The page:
13. Create and design a View. This view should bind to the RegisterViewModel properties so that we can use DataAnotation in this view. This function will validate our input base on the properties that we declare on our view model.

Below are the codes inside my Register.cshtml.

@model SLE_System.Models.RegisterViewModel
@{
    ViewData["Title"] = "Register";
}

<h1>Register</h1>

<div class="row">
    <div class="col-md-12">
        <form method="post">
            <div asp-validation-summary="All" class="text-danger"></div>
            <div class="form-group">
                <label asp-for="Email"></label>
                <input asp-for="Email" class="form-control" />
                <span asp-validation-for="Email" class="text-danger"></span>
            </div>

            <div class="form-group">
                <label asp-for="Password"></label>
                <input asp-for="Password" class="form-control" />
                <span asp-validation-for="Password" class="text-danger"></span>
            </div>

            <div class="form-group">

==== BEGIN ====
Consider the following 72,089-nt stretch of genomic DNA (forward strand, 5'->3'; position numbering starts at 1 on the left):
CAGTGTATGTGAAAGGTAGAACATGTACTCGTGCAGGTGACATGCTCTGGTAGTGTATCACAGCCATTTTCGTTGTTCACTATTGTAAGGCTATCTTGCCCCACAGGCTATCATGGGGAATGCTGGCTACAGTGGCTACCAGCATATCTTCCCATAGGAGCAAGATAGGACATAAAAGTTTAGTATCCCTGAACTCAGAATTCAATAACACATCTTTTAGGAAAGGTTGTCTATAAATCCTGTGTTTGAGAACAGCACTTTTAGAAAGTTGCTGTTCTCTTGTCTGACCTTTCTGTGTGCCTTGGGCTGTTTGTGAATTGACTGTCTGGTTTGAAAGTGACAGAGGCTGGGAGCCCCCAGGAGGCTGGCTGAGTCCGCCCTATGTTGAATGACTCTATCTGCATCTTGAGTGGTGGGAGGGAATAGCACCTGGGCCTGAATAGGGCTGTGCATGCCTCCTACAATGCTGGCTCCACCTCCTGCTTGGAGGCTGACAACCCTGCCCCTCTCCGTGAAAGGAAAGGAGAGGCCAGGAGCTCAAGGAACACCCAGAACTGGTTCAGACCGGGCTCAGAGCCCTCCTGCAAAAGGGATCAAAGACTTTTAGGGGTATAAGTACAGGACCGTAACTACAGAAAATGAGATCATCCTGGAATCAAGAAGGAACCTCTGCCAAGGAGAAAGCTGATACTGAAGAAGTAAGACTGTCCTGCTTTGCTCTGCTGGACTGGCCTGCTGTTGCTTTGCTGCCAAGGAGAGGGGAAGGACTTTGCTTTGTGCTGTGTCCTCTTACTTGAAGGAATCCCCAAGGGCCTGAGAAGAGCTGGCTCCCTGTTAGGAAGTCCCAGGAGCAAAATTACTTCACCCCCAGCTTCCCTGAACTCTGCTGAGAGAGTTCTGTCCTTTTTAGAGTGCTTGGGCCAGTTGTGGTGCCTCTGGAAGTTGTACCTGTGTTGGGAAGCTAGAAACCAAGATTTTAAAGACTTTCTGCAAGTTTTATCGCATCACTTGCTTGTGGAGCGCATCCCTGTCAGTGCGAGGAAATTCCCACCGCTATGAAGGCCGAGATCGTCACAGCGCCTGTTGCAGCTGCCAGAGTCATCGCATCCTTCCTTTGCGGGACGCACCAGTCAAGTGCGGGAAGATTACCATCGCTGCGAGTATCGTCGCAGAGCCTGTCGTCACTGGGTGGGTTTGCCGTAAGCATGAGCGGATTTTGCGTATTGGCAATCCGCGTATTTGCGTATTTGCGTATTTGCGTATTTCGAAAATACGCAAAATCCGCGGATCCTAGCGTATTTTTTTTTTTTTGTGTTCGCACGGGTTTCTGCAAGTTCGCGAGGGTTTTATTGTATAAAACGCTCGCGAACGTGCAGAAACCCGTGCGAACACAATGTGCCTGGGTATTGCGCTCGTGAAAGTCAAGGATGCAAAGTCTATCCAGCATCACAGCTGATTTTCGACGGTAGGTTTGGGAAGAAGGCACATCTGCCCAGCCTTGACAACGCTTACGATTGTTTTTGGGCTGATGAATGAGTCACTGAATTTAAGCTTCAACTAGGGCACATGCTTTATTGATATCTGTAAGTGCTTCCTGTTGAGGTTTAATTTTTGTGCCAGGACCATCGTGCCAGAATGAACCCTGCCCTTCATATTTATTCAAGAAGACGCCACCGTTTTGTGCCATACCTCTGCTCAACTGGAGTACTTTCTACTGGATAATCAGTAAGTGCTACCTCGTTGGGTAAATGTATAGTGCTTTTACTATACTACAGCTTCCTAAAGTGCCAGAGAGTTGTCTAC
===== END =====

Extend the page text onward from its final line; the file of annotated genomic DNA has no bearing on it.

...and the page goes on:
<label asp-for="ConfirmPassword"></label>
                <input asp-for="ConfirmPassword" class="form-control" />
                <span asp-validation-for="ConfirmPassword" class="text-danger"></span>
            </div>
            <button type="submit" class="btn-primary">Register</button>
        </form>

    </div>
</div>

VII. Create Login Action » AccountController

14. Create IActionResult method name it Login inside AccountController.

        [HttpGet]
        [AllowAnonymous]
        public IActionResult Login()
        {
            return View();
        }
        [HttpPost]
        [AllowAnonymous]
        public async Task<IActionResult> Login(LoginViewModel user)
        {
            if (ModelState.IsValid)
            {
                var result = await _signInManager.PasswordSignInAsync(user.Email, user.Password, user.RememberMe, false);

                if (result.Succeeded)
                {